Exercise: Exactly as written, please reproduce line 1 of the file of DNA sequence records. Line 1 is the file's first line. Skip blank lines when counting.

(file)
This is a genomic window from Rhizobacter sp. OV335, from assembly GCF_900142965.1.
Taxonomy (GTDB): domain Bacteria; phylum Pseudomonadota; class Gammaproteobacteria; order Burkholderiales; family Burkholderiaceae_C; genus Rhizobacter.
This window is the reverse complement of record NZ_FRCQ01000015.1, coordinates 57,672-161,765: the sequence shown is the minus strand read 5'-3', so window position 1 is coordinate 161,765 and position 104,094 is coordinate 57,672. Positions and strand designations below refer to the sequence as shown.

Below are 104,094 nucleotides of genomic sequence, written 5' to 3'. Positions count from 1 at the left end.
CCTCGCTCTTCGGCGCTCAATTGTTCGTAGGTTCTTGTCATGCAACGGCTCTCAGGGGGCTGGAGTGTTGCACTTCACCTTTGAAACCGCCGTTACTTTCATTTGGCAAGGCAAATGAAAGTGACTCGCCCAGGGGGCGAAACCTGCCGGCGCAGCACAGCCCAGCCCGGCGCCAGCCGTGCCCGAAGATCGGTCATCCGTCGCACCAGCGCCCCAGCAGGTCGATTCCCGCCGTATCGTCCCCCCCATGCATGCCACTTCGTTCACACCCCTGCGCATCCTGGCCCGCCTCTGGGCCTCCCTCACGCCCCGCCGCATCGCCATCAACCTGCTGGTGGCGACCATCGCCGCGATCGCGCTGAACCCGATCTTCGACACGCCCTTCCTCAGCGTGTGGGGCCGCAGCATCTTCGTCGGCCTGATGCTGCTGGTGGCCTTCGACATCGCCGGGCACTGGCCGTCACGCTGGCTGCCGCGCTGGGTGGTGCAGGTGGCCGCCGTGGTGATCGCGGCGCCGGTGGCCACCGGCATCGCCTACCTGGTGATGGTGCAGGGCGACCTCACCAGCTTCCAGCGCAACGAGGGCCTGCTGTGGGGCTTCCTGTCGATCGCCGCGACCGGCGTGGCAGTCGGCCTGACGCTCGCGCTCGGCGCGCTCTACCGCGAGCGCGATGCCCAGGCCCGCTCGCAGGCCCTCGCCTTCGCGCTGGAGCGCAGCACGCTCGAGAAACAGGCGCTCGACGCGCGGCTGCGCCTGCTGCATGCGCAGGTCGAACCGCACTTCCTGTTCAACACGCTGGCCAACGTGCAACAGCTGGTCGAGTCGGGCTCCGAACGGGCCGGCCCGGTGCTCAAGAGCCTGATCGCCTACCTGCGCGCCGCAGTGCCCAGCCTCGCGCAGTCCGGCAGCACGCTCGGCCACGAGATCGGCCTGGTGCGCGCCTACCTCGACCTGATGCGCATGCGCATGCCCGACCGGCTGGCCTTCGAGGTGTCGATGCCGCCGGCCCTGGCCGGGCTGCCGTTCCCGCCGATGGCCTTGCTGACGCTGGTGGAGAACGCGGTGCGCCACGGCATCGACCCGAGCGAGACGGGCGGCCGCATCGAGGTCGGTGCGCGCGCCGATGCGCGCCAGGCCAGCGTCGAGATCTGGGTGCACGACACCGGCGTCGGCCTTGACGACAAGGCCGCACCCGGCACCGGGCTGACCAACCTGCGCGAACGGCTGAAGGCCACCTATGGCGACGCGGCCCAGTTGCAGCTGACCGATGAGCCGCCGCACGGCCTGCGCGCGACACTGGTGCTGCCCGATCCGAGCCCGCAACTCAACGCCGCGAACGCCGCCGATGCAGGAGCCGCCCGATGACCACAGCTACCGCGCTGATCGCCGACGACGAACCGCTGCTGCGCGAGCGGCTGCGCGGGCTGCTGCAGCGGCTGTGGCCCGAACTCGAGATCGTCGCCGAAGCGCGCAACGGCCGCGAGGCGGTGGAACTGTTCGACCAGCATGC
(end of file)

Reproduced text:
This is a genomic window from Rhizobacter sp. OV335, from assembly GCF_900142965.1.